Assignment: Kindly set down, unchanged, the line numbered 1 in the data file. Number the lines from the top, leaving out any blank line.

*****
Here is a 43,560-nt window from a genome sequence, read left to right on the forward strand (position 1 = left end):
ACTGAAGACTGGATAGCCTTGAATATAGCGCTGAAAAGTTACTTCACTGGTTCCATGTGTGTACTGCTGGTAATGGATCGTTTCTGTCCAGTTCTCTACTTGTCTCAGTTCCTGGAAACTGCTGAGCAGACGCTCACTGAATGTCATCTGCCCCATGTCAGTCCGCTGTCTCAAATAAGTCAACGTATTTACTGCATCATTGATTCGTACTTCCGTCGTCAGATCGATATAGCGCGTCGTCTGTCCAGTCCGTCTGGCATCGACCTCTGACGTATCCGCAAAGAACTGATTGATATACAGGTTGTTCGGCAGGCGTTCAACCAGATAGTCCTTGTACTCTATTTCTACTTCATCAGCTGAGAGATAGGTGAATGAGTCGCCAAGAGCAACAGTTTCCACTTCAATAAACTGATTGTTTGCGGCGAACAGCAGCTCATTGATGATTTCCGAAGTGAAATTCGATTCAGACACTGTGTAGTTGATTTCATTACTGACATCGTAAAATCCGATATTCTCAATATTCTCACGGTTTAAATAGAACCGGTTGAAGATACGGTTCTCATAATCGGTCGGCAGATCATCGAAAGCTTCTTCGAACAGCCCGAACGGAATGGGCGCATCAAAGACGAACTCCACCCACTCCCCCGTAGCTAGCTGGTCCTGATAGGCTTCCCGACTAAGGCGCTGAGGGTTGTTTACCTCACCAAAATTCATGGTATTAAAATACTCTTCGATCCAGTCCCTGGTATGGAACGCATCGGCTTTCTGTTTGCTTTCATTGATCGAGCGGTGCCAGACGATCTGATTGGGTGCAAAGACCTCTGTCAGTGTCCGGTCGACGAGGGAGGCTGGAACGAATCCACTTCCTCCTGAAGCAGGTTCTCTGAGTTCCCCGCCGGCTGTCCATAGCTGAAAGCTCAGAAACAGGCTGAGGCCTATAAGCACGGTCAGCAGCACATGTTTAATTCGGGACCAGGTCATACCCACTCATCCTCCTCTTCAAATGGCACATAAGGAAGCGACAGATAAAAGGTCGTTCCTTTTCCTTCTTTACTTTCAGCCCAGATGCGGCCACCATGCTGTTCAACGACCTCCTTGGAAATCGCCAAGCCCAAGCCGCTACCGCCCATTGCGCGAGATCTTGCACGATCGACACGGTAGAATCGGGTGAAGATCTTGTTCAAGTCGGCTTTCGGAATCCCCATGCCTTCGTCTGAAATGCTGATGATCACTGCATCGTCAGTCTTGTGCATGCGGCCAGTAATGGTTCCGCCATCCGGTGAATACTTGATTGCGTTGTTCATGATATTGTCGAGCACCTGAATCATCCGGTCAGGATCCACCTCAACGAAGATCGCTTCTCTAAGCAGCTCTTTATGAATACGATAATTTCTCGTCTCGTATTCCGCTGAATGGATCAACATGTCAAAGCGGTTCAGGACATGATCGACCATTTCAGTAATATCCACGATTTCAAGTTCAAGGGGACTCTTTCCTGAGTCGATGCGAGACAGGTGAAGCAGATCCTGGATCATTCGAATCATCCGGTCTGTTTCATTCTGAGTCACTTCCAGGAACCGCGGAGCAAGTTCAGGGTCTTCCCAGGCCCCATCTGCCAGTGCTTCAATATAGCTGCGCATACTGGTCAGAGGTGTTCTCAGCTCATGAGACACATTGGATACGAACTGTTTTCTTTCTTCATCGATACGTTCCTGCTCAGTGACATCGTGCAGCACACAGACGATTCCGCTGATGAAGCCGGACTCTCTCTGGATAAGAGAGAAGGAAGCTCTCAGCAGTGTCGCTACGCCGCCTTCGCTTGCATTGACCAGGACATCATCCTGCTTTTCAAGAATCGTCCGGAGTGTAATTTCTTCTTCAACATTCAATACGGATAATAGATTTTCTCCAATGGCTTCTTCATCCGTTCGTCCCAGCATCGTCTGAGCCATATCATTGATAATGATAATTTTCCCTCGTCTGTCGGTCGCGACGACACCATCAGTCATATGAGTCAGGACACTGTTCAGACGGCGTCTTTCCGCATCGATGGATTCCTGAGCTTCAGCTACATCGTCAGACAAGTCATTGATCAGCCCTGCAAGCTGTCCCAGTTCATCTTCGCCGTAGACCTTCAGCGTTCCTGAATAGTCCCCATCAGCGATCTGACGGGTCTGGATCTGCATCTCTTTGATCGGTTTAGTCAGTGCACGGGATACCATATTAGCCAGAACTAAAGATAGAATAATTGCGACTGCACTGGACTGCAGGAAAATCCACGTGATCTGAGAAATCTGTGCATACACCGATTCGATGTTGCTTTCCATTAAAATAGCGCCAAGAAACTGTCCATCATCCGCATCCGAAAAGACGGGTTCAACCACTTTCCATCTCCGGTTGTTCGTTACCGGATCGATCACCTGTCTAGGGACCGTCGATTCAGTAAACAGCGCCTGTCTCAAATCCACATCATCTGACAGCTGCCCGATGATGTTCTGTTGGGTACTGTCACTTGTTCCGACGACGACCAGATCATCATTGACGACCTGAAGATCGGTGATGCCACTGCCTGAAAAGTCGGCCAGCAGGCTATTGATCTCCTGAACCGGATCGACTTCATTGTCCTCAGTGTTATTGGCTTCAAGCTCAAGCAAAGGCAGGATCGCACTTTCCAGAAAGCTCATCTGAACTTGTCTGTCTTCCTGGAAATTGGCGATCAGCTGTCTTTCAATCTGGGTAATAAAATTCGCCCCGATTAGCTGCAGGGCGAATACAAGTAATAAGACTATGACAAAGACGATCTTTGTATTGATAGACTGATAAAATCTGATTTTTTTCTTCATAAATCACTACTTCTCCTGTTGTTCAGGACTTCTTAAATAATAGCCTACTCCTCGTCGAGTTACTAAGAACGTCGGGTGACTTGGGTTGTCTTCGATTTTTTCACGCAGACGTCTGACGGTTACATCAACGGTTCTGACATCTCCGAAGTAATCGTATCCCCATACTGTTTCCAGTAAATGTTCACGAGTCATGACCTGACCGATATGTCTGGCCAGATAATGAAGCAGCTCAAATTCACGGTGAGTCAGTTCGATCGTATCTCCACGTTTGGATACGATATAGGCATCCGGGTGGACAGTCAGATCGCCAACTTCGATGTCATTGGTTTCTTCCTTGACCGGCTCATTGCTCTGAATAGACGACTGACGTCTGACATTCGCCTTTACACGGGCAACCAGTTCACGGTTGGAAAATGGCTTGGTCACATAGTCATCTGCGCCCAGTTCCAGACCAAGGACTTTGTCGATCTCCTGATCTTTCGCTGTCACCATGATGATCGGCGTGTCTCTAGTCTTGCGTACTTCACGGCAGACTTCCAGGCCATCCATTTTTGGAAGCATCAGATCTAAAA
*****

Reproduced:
Here is a 43,560-nt window from a genome sequence, read left to right on the forward strand (position 1 = left end):